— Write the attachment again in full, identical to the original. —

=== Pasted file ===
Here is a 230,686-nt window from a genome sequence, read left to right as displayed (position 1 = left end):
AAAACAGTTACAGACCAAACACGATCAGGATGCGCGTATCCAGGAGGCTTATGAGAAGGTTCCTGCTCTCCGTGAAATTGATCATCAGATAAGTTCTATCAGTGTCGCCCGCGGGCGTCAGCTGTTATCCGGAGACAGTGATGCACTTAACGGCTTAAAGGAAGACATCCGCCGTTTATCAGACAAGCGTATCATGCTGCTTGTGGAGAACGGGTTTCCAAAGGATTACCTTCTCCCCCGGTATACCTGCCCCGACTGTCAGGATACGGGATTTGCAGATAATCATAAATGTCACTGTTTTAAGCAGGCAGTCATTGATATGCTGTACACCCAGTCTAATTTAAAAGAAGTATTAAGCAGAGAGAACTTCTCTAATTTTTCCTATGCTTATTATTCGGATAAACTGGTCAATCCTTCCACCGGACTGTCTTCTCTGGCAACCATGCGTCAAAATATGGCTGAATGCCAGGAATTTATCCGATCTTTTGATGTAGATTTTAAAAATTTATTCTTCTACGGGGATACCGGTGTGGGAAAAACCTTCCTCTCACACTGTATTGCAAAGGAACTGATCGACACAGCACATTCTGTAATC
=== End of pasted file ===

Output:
Here is a 230,686-nt window from a genome sequence, read left to right as displayed (position 1 = left end):
AAAACAGTTACAGACCAAACACGATCAGGATGCGCGTATCCAGGAGGCTTATGAGAAGGTTCCTGCTCTCCGTGAAATTGATCATCAGATAAGTTCTATCAGTGTCGCCCGCGGGCGTCAGCTGTTATCCGGAGACAGTGATGCACTTAACGGCTTAAAGGAAGACATCCGCCGTTTATCAGACAAGCGTATCATGCTGCTTGTGGAGAACGGGTTTCCAAAGGATTACCTTCTCCCCCGGTATACCTGCCCCGACTGTCAGGATACGGGATTTGCAGATAATCATAAATGTCACTGTTTTAAGCAGGCAGTCATTGATATGCTGTACACCCAGTCTAATTTAAAAGAAGTATTAAGCAGAGAGAACTTCTCTAATTTTTCCTATGCTTATTATTCGGATAAACTGGTCAATCCTTCCACCGGACTGTCTTCTCTGGCAACCATGCGTCAAAATATGGCTGAATGCCAGGAATTTATCCGATCTTTTGATGTAGATTTTAAAAATTTATTCTTCTACGGGGATACCGGTGTGGGAAAAACCTTCCTCTCACACTGTATTGCAAAGGAACTGATCGACACAGCACATTCTGTAATC